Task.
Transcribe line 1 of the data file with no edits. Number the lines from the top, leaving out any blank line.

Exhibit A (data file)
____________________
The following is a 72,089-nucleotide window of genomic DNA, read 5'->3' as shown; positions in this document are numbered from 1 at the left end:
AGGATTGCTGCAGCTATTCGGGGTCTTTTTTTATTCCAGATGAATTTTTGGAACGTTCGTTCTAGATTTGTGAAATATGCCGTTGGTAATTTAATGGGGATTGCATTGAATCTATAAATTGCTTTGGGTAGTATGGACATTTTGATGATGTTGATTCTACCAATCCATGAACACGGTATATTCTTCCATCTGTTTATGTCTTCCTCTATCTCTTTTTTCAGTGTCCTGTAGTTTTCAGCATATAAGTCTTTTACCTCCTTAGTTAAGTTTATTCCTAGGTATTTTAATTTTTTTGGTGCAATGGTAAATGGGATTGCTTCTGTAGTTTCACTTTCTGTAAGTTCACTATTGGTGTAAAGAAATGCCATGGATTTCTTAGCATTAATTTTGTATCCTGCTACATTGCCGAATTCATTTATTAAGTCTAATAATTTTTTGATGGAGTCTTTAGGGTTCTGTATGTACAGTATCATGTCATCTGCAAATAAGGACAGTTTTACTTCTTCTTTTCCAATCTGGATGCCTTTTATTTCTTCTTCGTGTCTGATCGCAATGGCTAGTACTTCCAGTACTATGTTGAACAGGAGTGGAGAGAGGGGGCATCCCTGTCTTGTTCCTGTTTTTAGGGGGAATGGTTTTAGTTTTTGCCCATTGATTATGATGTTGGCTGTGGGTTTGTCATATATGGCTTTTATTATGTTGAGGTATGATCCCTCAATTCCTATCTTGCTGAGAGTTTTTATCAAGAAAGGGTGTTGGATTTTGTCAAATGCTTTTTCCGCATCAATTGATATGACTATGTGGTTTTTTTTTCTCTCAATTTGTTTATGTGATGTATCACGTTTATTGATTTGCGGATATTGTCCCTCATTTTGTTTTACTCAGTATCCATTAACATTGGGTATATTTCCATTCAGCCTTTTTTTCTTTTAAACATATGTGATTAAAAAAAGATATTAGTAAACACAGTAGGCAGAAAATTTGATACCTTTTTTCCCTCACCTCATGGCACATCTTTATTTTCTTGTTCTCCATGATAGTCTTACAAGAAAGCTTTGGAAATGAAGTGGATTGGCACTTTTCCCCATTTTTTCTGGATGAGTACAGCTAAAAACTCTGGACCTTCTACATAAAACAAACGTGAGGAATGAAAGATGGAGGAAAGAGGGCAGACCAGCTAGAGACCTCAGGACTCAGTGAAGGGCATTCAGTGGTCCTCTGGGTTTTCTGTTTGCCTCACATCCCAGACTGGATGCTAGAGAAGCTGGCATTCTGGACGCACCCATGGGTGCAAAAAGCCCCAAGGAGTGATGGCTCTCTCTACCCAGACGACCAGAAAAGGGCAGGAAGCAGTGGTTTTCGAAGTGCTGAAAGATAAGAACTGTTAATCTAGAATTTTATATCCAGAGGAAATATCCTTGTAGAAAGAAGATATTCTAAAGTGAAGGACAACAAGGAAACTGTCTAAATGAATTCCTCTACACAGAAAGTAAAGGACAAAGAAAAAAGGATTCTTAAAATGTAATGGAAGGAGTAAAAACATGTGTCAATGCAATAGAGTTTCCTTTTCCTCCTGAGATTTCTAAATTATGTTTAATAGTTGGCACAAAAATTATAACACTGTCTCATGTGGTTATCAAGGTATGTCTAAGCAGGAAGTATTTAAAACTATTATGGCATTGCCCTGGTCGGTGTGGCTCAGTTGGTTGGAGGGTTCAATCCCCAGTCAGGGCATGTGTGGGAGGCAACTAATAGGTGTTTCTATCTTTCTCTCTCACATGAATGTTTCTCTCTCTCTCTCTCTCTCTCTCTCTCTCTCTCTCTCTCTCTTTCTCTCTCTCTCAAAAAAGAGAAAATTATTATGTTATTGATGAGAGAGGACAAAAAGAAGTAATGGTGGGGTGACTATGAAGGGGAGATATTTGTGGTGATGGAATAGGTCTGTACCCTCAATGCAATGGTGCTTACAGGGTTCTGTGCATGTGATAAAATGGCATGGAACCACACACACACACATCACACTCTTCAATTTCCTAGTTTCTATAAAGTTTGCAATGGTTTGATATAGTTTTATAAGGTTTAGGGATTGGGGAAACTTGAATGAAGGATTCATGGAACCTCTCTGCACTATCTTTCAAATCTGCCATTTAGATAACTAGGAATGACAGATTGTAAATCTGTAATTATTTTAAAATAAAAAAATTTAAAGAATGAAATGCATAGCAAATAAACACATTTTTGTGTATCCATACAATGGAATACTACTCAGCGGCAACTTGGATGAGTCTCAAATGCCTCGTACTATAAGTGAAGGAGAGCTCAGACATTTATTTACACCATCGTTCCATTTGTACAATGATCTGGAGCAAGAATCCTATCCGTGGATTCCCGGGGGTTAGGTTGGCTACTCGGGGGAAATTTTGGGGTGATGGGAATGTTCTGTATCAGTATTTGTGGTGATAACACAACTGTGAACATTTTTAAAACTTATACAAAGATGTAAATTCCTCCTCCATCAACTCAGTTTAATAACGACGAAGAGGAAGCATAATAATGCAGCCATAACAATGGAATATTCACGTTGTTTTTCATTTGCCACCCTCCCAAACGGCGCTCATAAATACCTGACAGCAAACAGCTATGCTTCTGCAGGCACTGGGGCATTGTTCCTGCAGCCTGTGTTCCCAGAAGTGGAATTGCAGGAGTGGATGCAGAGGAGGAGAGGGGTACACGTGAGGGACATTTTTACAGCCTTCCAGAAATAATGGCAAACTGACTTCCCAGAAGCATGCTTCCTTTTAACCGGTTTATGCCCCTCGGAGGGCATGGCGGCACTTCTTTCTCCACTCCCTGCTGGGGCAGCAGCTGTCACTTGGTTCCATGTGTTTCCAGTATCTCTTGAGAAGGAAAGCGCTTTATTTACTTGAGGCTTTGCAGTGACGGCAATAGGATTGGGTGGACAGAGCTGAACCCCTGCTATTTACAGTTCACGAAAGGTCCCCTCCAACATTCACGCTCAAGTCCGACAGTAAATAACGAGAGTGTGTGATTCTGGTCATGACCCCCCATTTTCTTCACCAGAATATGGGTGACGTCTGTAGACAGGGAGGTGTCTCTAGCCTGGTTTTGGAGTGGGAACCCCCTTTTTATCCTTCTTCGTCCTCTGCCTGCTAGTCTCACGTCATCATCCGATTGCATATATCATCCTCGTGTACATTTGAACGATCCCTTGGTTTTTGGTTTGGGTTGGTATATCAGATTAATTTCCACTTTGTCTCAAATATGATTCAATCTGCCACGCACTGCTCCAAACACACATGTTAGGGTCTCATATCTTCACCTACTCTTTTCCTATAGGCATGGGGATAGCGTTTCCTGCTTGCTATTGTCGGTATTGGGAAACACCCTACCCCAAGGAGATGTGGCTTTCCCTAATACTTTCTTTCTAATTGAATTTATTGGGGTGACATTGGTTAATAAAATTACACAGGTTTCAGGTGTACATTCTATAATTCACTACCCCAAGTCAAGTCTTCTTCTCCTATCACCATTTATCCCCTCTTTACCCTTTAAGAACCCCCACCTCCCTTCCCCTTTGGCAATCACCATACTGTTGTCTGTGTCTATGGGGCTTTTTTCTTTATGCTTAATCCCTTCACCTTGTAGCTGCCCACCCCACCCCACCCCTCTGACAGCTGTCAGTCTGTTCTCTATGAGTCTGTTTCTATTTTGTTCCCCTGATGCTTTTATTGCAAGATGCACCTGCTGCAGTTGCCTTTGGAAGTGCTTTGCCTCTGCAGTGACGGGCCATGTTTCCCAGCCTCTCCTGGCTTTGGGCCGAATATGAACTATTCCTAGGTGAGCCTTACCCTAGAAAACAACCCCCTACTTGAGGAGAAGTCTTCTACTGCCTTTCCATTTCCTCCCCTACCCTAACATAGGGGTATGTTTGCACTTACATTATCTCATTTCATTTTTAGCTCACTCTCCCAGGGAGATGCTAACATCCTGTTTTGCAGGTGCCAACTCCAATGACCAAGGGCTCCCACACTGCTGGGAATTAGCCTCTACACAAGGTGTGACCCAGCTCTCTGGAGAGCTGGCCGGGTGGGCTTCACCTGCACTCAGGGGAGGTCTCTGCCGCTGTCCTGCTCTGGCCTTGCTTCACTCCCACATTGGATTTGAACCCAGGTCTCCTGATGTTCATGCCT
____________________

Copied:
The following is a 72,089-nucleotide window of genomic DNA, read 5'->3' as shown; positions in this document are numbered from 1 at the left end: